Posted by Editor on 08/7/99
It was a day for Australia at round 7 of the Swatch Dual World series in Bromont, Quebec. Katrina Miller kept her winning streak alive by the smallest possible margin, and the men welcomed a new rider to the winner's circle, with BMXer Wade Bootes completely dominating the competition.
There had been worries that rain (which had fallen all week) might ruin the Dual course, but Mother Nature smiled in the morning, and the sandy course began to dry out quickly under the sun. Except for the very bottom of the course, where things were a little sloppy, the racers pronounced the course one of the better ones so far. "It was fun" said Miller. Men's second place finisher Eric Carter agreed, adding "every race it gets better and better. As they (the course designers) dial it in we can concentrate on racing, and not worry about either rider getting a lane advantage."
"That was definitely the closest race I've ever had" said Miller, after beating Leigh Donovan at the line in a photo finish final. The 15 rider field lost one rider even before the start of competition, when Tara Llanes, second overall in the standings, broke her collarbone training on the downhill. Among the favourites, Lisa Sher and Giovanna Bonazzi went out in the first round. After that, the only ride that was expected to be close was Sari Jorgensen against
Malin Lindgren. However, the Swiss rider, last year's Junior World Downhill champion, seemed to hesitate early in the heat, opening the door for Lindgren to ride away with the win.
Donovan quickly disposed of Lindgren in the semi-final round, while Miller overcame Cheri Elliot to take the other Finals spot. The ride-off for third (between Lindgren and Elliot) proved to be a forewarning of the first place ride: the two riders were so close that when they crossed the line, neither knew who had won. Elliot was declared the victor, but said afterwards "it was a tie. We were sooo close that I don't know how they told us apart."
In the women's Final, Donovan immediately took the lead, rocketing over the first jump and opening it up even further as the two headed down the course. Almost all the spectators had given the win to Donovan by the time the riders were in the final third of the course. However, Miller had an ace in the hole. "I had been practicing all morning on the last part, and I had the bottom dialed. I knew that if I took a wider run through the bumps, then I would have a straighter run to the finish." It worked, with Miller literally throwing her bike across the line to take her sixth victory (she skipped Squaw Valley, after injuring her ankle).
The men's draw didn't offer the same nailbiting finish, but the racing was completely open, particularly after series leader Brian Lopes injured his ankle during training an hour before the start of the event. Despite taping it, he was in obvious pain and retired in the second round. Last week's winner, Eric Carter, was having no problem with his ankle, though, and cruised through the draws to the Final. Wade Bootes made it look even easier, as he annihilated his competition. His semi-final against Richard Houseman was made simpler when Houseman tried to jump before the gate was comlpetely down, and did a front endo down the ramp!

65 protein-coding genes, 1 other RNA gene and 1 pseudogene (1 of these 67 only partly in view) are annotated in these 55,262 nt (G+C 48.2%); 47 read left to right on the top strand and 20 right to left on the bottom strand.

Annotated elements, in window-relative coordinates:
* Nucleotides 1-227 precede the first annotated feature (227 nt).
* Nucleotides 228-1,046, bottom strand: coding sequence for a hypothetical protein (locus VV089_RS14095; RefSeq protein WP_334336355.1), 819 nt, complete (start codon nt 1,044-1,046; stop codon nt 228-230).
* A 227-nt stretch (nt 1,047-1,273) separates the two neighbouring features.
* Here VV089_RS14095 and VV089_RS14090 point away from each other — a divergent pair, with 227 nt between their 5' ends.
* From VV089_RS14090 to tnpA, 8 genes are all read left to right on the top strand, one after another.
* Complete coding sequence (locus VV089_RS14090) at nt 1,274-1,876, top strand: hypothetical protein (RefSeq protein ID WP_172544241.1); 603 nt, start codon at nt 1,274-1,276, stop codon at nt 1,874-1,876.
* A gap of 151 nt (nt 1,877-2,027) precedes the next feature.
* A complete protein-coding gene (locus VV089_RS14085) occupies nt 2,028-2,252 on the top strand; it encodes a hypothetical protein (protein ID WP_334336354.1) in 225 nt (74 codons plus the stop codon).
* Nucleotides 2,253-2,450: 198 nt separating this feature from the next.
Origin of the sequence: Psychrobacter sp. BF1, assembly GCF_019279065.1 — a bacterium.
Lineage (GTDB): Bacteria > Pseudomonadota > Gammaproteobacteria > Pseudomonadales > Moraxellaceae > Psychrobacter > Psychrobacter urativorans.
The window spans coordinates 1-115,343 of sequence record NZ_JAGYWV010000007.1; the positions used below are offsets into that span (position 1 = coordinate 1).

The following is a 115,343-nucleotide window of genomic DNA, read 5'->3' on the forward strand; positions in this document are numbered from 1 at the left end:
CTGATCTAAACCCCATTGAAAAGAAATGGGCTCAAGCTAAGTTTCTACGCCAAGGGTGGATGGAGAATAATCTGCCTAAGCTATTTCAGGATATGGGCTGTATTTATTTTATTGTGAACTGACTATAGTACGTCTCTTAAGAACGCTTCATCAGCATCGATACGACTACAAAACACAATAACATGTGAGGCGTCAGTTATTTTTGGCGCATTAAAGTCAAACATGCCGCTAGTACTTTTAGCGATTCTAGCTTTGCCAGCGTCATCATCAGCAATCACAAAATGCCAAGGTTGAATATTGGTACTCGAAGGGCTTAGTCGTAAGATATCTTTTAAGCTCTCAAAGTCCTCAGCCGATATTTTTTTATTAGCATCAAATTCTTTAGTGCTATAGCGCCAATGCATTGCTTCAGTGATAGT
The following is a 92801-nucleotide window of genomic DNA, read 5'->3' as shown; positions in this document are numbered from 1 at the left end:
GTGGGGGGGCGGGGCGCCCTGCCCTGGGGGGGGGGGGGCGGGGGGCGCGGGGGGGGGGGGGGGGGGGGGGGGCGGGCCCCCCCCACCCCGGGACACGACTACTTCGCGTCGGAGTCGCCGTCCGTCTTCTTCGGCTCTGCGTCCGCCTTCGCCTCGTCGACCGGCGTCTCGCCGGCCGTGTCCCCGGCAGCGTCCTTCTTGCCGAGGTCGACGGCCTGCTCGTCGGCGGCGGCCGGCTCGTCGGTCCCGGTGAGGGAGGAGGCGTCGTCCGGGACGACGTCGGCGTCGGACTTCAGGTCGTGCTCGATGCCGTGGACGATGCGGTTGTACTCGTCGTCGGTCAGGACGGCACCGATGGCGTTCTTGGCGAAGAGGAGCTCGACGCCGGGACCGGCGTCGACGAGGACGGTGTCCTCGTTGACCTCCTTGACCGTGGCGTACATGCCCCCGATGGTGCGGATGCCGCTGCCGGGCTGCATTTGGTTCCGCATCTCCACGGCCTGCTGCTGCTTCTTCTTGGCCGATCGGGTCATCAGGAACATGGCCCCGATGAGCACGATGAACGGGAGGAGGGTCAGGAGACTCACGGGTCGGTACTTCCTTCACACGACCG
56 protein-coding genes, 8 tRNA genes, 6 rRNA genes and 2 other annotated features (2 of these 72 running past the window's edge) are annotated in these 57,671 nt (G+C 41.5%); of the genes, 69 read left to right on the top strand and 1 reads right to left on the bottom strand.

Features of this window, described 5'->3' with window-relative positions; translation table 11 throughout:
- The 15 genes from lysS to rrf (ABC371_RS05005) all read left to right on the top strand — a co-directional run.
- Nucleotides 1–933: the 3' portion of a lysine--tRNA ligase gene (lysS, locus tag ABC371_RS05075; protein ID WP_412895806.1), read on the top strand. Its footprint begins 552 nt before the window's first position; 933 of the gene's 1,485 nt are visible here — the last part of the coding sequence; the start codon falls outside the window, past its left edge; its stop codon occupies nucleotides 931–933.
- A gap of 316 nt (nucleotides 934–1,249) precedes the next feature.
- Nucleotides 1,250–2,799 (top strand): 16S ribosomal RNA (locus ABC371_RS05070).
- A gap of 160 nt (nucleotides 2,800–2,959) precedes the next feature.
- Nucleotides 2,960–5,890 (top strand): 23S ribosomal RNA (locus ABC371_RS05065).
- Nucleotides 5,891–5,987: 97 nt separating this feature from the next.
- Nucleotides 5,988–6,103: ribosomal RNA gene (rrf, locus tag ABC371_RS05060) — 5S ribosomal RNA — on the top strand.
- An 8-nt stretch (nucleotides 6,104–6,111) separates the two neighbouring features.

In the final it was the Wade Bootes show from start to finish. Carter stated "Wade rode really good, really fast. He caught me off guard on the first jump, when he took a line more to the centre, and then I was off my rythm all the way down as I tried to catch up. It was a great ride, and it's good to see someone else at the top for a change."
Bootes, a BMX racer out of Australia who makes his home in Dallas, Texas, attributed his result to "my BMX experience. I am really good out of the gate, in the turns." Prior to this race, his best performance was in Squaw, where he finished 8th. Currently, he is dividing his time between BMX (he recently attended the BMX Worlds, winning straight races until crashing out in the semis) and the North American Dual circuit. "I hope to try the World Cup circuit next year, but we'll see what my sponsor says." After today's race, the odds are certainly looking more favourable...
- After last week's win, Miller was virtually unbeatable for the overall series. Now, she is mathematically untouchable (as long as she starts the series final, in Kaprun). Her goal now is "to keep my tally unbroken." Lopes, on the other hand, has more than his ankle to keep him awake at night - Eric Carter has closed to within 20 points, so the racing should be very intense in Kaprun.
- Tomorrow's downhill is drawing mixed reviews from the racers. While a few are praising its difficulty, the majority, particularly the women, are calling it almost too difficult. "It is a survival course" says Giovanna Bonazzi. "This time (in training) I make it down, next time I might not." One of the more problematic sections is the Flint Stones - a section towards the bottom of the course that has been used in cross country World Cups (and the 1992 Worlds). However, rather than threading their way through a series of boulders and short dropoffs, the downhillers go right over the edge of an enormous drop. Fans can expect to see some spectacular action tomorrow.
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